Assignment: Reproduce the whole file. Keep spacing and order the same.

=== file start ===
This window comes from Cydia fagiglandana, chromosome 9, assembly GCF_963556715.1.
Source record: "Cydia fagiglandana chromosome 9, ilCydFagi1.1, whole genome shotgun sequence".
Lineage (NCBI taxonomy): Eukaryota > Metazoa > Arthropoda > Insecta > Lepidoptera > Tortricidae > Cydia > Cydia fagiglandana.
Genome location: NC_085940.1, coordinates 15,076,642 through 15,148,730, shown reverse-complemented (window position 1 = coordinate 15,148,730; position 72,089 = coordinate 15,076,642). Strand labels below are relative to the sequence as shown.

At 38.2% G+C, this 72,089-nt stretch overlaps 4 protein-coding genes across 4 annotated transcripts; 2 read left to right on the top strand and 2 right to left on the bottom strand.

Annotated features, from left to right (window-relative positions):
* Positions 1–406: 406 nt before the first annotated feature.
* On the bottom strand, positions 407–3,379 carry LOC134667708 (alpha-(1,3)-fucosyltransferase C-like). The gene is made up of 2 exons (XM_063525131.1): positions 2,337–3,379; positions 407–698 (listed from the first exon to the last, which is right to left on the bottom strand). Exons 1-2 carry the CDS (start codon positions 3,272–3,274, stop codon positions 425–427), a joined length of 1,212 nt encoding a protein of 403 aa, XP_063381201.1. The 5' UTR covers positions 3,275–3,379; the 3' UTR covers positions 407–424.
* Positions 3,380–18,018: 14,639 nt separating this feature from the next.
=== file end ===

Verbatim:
This window comes from Cydia fagiglandana, chromosome 9, assembly GCF_963556715.1.
Source record: "Cydia fagiglandana chromosome 9, ilCydFagi1.1, whole genome shotgun sequence".
Lineage (NCBI taxonomy): Eukaryota > Metazoa > Arthropoda > Insecta > Lepidoptera > Tortricidae > Cydia > Cydia fagiglandana.
Genome location: NC_085940.1, coordinates 15,076,642 through 15,148,730, shown reverse-complemented (window position 1 = coordinate 15,148,730; position 72,089 = coordinate 15,076,642). Strand labels below are relative to the sequence as shown.

At 38.2% G+C, this 72,089-nt stretch overlaps 4 protein-coding genes across 4 annotated transcripts; 2 read left to right on the top strand and 2 right to left on the bottom strand.

Annotated features, from left to right (window-relative positions):
* Positions 1–406: 406 nt before the first annotated feature.
* On the bottom strand, positions 407–3,379 carry LOC134667708 (alpha-(1,3)-fucosyltransferase C-like). The gene is made up of 2 exons (XM_063525131.1): positions 2,337–3,379; positions 407–698 (listed from the first exon to the last, which is right to left on the bottom strand). Exons 1-2 carry the CDS (start codon positions 3,272–3,274, stop codon positions 425–427), a joined length of 1,212 nt encoding a protein of 403 aa, XP_063381201.1. The 5' UTR covers positions 3,275–3,379; the 3' UTR covers positions 407–424.
* Positions 3,380–18,018: 14,639 nt separating this feature from the next.